Connect C++ to UMG Blueprints with BindWidget

One of the most common questions you'll have if you start making C++-based UIs is this:

How can I control Blueprint-created widgets from C++?

The answer to this is the BindWidget meta property.

Basic BindWidget example

UPROPERTY(BlueprintReadWrite, meta = (BindWidget))
class UTextBlock* TitleLabel;

UPROPERTY(BlueprintReadWrite, meta = (BindWidget))
class UImage* IconImage;

While it's not mentioned on the UPROPERTY() documentation, it's one of the most useful tags for you as a UI developer.

As an aside, check out my full UPROPERTY documentation that includes all properties for BindWidget and others.

By marking a pointer to a widget as BindWidget, you can create an identically-named widget in a Blueprint subclass of your C++ class, and at run-time access it from the C++.

Here's a step-by-step process to getting a test working:

  1. Create a C++ subclass of UUserWidget.
  2. In it add a member variable that is UWidget* or a subclass of it (e.g. UImage, UTextBlock etc.)
  3. Mark it with UPROPERTY(meta=(BindWidget)).
  4. Run the editor and create a Blueprint subclass of your C++ class.
  5. Create a widget with the same type and exact name as your member variable.
  6. You can now access the widget from C++.

If any of these steps don't make sense, check out my introductory series on making UIs with Unreal.

Example Code

BindExample.h

#pragma once 

#include "CoreMinimal.h"
#include "Blueprint/UserWidget.h"
#include "BindExample.generated.h"

UCLASS(Abstract)
class UBindExample : public UUserWidget
{
	GENERATED_BODY()

protected:
	virtual void NativeConstruct() override;

	UPROPERTY(BlueprintReadOnly, meta=(BindWidget))
	class UTextBlock* ItemTitle;
};

BindExample.cpp

#include "BindExample.h"
#include "Components/TextBlock.h"

void UBindExample::NativeConstruct()
{
	Super::NativeConstruct();

	// ItemTitle can be nullptr if we haven't created it in the
	// Blueprint subclass
	if (ItemTitle)
	{
		ItemTitle->SetText(FText::FromString(TEXT("Hello world!")));
	}
}

Now compile the C++ and open up your Blueprint subclass of the C++ class where you added the ItemTitle property. If you compile your Blueprint, you will be shown an error if there is no TextBlock widget named ItemTitle inside your UserWidget.

Compiling a Blueprint with a missing BindWidget-marked property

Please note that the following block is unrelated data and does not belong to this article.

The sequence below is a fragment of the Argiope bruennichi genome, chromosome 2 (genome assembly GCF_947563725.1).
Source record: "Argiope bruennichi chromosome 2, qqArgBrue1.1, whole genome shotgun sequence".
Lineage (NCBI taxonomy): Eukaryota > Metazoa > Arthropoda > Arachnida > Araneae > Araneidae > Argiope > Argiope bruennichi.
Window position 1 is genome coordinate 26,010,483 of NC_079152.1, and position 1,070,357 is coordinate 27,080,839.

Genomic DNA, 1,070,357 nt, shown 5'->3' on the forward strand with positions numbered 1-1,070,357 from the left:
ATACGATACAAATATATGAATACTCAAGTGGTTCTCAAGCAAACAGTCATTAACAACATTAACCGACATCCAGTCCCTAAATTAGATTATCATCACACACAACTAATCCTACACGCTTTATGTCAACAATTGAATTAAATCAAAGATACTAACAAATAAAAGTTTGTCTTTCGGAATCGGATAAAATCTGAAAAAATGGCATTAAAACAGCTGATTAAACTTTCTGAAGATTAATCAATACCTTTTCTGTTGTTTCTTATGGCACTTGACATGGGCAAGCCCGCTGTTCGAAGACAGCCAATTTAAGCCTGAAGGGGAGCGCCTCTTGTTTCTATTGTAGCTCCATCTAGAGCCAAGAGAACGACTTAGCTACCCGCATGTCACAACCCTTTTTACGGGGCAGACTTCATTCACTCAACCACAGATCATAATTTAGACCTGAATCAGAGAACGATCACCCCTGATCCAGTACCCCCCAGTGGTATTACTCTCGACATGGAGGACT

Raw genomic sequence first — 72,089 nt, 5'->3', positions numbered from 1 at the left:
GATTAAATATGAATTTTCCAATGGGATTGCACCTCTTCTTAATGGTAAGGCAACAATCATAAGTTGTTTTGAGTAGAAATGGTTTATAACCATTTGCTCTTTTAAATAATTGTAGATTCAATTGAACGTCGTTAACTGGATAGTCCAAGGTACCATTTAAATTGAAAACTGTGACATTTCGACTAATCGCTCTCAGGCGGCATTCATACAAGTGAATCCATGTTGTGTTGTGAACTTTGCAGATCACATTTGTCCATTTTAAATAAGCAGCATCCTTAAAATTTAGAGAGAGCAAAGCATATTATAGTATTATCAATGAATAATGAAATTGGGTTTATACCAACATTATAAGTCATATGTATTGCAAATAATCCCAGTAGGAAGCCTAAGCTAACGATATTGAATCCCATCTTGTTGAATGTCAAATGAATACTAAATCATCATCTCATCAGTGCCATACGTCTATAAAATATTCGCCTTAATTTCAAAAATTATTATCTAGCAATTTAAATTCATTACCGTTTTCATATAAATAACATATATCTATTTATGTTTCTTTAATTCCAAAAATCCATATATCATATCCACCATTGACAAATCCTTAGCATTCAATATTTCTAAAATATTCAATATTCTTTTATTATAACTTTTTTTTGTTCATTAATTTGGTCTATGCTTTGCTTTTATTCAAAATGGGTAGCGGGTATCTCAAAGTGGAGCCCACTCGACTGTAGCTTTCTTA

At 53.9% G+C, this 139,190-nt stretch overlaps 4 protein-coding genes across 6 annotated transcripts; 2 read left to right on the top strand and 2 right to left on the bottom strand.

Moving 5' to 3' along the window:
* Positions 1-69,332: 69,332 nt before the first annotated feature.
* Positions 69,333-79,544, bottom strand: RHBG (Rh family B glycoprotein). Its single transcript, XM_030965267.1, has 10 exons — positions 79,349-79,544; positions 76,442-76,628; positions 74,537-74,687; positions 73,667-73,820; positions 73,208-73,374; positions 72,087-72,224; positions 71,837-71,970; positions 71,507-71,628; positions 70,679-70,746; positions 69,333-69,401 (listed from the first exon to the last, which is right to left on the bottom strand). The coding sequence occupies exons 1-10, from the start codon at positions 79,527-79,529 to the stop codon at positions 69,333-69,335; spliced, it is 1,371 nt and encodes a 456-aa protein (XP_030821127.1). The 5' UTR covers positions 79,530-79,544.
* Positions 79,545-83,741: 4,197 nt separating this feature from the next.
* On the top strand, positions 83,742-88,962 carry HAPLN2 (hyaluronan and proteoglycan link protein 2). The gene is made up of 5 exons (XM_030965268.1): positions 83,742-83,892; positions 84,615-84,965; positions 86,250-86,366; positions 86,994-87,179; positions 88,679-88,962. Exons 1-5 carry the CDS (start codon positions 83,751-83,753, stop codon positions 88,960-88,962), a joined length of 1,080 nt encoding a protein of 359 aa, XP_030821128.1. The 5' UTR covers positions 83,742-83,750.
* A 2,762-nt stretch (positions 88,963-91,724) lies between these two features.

If we now add a Text widget and change its name to match our C++ file, this compilation error will go away, and when we run the game, the text will be changed to say "Hello world!".

Blueprint with correctly-named Text Block

Pros & Cons of using BindWidget and C++

Why would we want to use BindWidget and C++ instead of just writing all our logic in Blueprints?

  • Easier to maintain complex logic in C++. No spaghetti-fighting in Blueprints.
  • Easier for collaboration, no worries about locking Blueprint assets.
  • Requires re-compile to see changes. This time cost can be avoided to some extent by using **Live Coding**.
  • Harder for non-programmers to see how data is being populated as the logic is moved from Blueprints to C++.

Optional Widgets

There are some situations where you may have a base C++ class and many different Blueprint subclasses of it. For example a base button class could have common logic in C++, but you could create many different Blueprint subclasses, one for each visual style. Some visual styles might have icons, others might have text, so it would make sense to make the text and icon image widgets optional.

To make a widget optional use meta=(BindWidgetOptional). With this there will be no error shown if the Blueprint class does not have a widget with that name.

BindWidgetOptional example

UPROPERTY(BlueprintReadWrite, meta=(BindWidgetOptional))
UTextBlock* ButtonLabel;

UPROPERTY(BlueprintReadWrite, meta=(BindWidgetOptional))
UImage* IconImage;

Quirks of BindWidget

  • Compiling a Blueprint without a BindWidget-marked widget will show an error. However it is still possible to run your game. If you want to avoid crashes in this situation, you will need to check that the variable is not nullptr.
  • Normally when ticking the "Is Variable" flag on a UserWidget would make it available in the Graph tab of the editor. However, if there is a property with that name, marked as BindWidget, the only way to make it accessible in the blueprint is add BlueprintReadOnly or BlueprintReadWrite to its UPROPERTY() tag.
  • By default, variables defined in a parent C++ class are only shown in the Variables list if "Show Inherited Variables" is checked (see screenshot).
  • Widgets marked with BindWidget are null in the C++ constructor, they are initialized later on in the lifecycle. If you need to do constructor-like setup use the NativeConstruct() function.

Showing variables defined in a parent C++ class

What next?

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